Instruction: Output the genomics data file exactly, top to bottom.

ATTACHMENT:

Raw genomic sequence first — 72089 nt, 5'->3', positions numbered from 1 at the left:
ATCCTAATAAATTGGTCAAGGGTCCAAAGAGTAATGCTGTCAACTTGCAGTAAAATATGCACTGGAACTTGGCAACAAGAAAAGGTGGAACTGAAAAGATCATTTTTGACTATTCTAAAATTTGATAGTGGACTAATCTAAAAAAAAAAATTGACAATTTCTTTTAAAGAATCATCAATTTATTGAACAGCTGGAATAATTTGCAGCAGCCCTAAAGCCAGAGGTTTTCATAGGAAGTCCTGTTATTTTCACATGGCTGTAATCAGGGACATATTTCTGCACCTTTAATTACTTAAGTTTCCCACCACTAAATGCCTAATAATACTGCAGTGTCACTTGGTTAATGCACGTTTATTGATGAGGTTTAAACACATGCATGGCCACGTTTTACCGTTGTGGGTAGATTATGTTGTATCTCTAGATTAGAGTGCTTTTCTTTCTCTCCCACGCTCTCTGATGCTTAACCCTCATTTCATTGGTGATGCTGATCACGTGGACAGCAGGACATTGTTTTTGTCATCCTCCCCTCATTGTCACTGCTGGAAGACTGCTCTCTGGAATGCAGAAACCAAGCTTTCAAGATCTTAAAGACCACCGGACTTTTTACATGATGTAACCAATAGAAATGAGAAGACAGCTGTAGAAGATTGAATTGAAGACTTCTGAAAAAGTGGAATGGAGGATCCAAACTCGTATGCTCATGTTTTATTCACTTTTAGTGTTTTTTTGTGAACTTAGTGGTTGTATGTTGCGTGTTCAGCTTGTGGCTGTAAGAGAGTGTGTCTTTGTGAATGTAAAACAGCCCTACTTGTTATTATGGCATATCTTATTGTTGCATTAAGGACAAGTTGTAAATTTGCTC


Raw genomic sequence first — 72089 nt, 5'->3', positions numbered from 1 at the left:
ATCCTAATAAATTGGTCAAGGGTCCAAAGAGTAATGCTGTCAACTTGCAGTAAAATATGCACTGGAACTTGGCAACAAGAAAAGGTGGAACTGAAAAGATCATTTTTGACTATTCTAAAATTTGATAGTGGACTAATCTAAAAAAAAAAATTGACAATTTCTTTTAAAGAATCATCAATTTATTGAACAGCTGGAATAATTTGCAGCAGCCCTAAAGCCAGAGGTTTTCATAGGAAGTCCTGTTATTTTCACATGGCTGTAATCAGGGACATATTTCTGCACCTTTAATTACTTAAGTTTCCCACCACTAAATGCCTAATAATACTGCAGTGTCACTTGGTTAATGCACGTTTATTGATGAGGTTTAAACACATGCATGGCCACGTTTTACCGTTGTGGGTAGATTATGTTGTATCTCTAGATTAGAGTGCTTTTCTTTCTCTCCCACGCTCTCTGATGCTTAACCCTCATTTCATTGGTGATGCTGATCACGTGGACAGCAGGACATTGTTTTTGTCATCCTCCCCTCATTGTCACTGCTGGAAGACTGCTCTCTGGAATGCAGAAACCAAGCTTTCAAGATCTTAAAGACCACCGGACTTTTTACATGATGTAACCAATAGAAATGAGAAGACAGCTGTAGAAGATTGAATTGAAGACTTCTGAAAAAGTGGAATGGAGGATCCAAACTCGTATGCTCATGTTTTATTCACTTTTAGTGTTTTTTTGTGAACTTAGTGGTTGTATGTTGCGTGTTCAGCTTGTGGCTGTAAGAGAGTGTGTCTTTGTGAATGTAAAACAGCCCTACTTGTTATTATGGCATATCTTATTGTTGCATTAAGGACAAGTTGTAAATTTGCTC